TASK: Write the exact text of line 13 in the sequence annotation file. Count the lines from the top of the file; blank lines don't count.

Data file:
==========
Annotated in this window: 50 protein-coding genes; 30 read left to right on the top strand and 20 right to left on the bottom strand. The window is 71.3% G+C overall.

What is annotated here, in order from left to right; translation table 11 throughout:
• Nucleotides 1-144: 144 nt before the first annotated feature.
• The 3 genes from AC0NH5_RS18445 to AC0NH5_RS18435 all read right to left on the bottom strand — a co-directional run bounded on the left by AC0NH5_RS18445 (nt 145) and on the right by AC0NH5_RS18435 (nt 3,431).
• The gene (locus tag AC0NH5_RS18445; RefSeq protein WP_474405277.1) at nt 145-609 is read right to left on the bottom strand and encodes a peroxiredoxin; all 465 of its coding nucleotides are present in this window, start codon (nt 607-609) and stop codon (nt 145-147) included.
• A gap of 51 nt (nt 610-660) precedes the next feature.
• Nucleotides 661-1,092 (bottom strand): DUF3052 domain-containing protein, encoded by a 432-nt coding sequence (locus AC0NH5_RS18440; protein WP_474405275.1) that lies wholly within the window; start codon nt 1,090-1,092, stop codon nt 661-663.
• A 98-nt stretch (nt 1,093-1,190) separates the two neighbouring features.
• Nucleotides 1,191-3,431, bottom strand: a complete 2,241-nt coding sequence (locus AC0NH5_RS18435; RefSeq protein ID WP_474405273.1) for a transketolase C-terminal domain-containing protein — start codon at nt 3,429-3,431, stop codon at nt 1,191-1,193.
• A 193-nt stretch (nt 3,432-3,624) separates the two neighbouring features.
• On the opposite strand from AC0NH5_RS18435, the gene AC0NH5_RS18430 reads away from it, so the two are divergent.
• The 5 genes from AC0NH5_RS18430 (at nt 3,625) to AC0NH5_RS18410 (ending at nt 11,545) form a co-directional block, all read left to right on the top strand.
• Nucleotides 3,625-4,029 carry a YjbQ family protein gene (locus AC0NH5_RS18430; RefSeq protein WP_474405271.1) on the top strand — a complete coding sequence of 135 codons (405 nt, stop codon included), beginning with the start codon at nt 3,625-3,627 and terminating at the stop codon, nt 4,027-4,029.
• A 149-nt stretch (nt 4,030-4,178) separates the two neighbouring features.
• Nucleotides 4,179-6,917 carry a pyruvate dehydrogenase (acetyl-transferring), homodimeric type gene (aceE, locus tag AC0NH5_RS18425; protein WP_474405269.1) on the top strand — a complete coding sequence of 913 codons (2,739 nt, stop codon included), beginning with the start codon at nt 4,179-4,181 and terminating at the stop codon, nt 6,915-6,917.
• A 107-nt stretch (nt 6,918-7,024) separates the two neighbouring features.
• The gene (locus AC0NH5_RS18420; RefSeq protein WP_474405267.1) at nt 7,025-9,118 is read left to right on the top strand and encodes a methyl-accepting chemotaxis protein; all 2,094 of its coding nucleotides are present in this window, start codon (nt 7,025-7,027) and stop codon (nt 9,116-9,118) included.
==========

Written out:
• Nucleotides 3,625-4,029 carry a YjbQ family protein gene (locus AC0NH5_RS18430; RefSeq protein WP_474405271.1) on the top strand — a complete coding sequence of 135 codons (405 nt, stop codon included), beginning with the start codon at nt 3,625-3,627 and terminating at the stop codon, nt 4,027-4,029.